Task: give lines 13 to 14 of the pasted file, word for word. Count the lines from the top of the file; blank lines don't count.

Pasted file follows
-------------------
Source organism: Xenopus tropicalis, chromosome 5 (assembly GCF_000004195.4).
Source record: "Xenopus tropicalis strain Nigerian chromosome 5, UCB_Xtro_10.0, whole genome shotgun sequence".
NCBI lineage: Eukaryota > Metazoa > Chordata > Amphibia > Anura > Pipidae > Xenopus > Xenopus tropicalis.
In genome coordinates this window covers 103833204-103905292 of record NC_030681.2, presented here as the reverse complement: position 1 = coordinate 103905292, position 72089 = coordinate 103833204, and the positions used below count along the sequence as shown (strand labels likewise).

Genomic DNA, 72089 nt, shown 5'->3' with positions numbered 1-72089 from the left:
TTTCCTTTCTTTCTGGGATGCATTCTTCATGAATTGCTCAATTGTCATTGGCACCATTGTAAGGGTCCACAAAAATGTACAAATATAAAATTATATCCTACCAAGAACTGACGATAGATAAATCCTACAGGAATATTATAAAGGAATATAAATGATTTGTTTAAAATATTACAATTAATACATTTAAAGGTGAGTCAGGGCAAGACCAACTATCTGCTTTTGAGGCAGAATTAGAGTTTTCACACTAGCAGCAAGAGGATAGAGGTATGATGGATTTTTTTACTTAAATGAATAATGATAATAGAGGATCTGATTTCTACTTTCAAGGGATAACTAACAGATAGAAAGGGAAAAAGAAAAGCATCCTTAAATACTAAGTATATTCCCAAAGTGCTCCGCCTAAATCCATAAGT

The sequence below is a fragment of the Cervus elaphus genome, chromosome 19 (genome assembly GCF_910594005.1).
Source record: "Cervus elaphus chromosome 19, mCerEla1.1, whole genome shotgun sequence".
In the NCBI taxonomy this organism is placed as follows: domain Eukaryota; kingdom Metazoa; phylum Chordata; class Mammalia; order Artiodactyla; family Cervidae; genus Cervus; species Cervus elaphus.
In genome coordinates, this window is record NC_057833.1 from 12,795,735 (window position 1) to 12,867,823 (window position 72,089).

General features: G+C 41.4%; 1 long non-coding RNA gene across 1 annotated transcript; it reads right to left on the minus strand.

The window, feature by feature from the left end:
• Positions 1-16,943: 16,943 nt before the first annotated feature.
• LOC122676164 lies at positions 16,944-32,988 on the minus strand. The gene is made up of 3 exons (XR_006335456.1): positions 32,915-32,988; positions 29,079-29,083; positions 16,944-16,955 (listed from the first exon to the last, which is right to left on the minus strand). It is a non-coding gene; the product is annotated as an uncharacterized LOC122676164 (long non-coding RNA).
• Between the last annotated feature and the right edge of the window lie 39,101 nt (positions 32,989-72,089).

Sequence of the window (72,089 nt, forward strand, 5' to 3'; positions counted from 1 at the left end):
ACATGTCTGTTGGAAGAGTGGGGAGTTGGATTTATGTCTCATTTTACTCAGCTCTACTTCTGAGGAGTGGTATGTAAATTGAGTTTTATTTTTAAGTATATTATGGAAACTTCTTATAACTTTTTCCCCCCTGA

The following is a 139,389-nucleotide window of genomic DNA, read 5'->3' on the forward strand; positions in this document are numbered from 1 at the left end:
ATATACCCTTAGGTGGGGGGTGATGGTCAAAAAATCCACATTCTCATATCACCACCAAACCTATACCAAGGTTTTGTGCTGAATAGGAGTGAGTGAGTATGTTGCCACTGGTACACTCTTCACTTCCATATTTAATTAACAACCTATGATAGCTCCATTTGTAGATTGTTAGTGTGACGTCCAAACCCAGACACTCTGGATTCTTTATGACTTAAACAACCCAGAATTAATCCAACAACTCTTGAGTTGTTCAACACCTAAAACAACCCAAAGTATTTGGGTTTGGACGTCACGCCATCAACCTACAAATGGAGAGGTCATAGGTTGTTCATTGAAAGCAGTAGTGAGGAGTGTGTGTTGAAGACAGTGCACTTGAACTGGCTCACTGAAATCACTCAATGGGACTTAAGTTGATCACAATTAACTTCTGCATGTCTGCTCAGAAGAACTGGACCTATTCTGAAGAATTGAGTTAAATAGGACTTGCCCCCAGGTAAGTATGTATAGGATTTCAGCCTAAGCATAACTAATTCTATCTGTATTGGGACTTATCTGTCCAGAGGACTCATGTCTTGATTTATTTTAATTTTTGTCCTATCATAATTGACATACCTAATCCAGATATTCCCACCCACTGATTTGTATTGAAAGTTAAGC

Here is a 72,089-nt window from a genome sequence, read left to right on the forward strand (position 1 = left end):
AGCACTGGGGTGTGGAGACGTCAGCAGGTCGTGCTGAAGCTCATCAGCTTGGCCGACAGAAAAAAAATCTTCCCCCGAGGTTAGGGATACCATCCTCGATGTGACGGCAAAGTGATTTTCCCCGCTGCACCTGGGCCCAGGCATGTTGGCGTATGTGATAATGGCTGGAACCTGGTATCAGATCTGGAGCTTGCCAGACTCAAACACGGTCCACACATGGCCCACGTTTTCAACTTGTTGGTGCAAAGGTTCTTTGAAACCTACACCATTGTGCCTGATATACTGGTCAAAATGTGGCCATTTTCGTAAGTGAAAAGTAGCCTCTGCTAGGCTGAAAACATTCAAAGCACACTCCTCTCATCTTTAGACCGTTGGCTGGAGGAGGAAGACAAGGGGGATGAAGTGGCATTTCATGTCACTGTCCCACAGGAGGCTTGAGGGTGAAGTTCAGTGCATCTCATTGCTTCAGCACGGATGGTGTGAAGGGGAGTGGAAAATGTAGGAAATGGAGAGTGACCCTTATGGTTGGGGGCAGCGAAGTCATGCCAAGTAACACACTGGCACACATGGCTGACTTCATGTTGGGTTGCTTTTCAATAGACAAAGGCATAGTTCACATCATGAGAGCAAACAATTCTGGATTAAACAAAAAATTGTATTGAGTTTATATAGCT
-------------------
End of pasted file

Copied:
• Positions 1-16,943: 16,943 nt before the first annotated feature.
• LOC122676164 lies at positions 16,944-32,988 on the minus strand. The gene is made up of 3 exons (XR_006335456.1): positions 32,915-32,988; positions 29,079-29,083; positions 16,944-16,955 (listed from the first exon to the last, which is right to left on the minus strand). It is a non-coding gene; the product is annotated as an uncharacterized LOC122676164 (long non-coding RNA).